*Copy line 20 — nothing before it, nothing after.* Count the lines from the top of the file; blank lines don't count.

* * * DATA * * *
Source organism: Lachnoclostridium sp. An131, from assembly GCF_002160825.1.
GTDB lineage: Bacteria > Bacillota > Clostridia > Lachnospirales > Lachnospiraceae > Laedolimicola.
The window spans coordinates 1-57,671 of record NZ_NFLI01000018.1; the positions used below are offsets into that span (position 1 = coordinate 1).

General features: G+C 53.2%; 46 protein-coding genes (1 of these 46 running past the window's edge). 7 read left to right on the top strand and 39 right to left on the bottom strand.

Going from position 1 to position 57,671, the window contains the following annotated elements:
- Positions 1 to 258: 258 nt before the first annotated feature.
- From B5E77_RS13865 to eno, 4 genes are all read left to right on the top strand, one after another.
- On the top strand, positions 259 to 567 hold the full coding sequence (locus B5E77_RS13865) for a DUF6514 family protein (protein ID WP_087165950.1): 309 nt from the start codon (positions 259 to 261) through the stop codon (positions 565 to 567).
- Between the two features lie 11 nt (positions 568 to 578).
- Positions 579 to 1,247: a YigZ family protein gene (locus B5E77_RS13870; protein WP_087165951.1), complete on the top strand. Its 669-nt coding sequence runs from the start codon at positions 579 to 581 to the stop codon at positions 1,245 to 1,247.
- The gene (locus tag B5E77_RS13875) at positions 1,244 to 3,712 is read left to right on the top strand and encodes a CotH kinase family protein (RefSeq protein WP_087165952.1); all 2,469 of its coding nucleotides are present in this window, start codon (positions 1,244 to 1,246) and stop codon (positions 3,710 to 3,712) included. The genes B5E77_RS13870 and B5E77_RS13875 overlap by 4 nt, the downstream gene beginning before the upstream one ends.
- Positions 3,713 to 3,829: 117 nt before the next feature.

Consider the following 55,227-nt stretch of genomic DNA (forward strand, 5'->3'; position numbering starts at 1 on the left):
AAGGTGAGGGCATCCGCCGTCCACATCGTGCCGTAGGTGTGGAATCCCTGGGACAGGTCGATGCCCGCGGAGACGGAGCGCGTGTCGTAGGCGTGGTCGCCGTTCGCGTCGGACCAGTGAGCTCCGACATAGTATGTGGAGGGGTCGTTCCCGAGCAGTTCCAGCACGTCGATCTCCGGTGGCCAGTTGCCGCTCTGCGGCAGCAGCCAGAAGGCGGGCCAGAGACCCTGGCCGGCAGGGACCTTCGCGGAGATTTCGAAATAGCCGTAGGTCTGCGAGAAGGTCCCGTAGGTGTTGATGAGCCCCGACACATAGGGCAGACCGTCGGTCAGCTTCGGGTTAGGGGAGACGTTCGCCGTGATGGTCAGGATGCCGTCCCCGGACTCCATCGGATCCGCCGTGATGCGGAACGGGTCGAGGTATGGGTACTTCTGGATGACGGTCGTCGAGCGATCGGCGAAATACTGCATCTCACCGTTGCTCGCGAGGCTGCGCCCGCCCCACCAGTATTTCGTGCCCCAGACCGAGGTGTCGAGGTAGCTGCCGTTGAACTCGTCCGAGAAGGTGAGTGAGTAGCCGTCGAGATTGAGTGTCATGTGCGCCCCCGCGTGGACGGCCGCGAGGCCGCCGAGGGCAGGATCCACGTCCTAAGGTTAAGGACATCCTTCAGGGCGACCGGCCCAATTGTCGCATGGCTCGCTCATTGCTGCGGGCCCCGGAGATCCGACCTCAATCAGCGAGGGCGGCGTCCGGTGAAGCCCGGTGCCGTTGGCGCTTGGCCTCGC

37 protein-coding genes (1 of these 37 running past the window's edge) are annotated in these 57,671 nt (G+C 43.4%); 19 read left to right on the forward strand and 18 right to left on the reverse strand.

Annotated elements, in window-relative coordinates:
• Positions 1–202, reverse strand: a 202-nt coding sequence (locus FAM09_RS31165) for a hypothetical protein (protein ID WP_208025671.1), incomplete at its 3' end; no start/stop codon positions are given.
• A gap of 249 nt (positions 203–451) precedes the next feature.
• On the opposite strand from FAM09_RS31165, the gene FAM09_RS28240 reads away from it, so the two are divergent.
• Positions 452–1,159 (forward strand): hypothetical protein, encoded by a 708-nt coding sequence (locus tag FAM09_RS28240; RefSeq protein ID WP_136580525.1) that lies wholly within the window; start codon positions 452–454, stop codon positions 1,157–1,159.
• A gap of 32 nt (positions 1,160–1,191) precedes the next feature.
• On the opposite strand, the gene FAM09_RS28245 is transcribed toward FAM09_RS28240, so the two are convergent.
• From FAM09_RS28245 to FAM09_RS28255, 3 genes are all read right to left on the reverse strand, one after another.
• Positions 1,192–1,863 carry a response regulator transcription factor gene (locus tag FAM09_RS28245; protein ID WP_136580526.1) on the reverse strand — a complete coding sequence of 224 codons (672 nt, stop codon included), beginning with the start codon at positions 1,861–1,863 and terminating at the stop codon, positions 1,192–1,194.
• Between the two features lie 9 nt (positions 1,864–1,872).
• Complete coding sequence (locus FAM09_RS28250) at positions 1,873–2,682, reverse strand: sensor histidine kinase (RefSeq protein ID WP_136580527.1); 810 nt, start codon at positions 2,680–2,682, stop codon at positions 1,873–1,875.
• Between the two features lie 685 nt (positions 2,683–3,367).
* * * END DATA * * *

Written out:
• Positions 452–1,159 (forward strand): hypothetical protein, encoded by a 708-nt coding sequence (locus tag FAM09_RS28240; RefSeq protein ID WP_136580525.1) that lies wholly within the window; start codon positions 452–454, stop codon positions 1,157–1,159.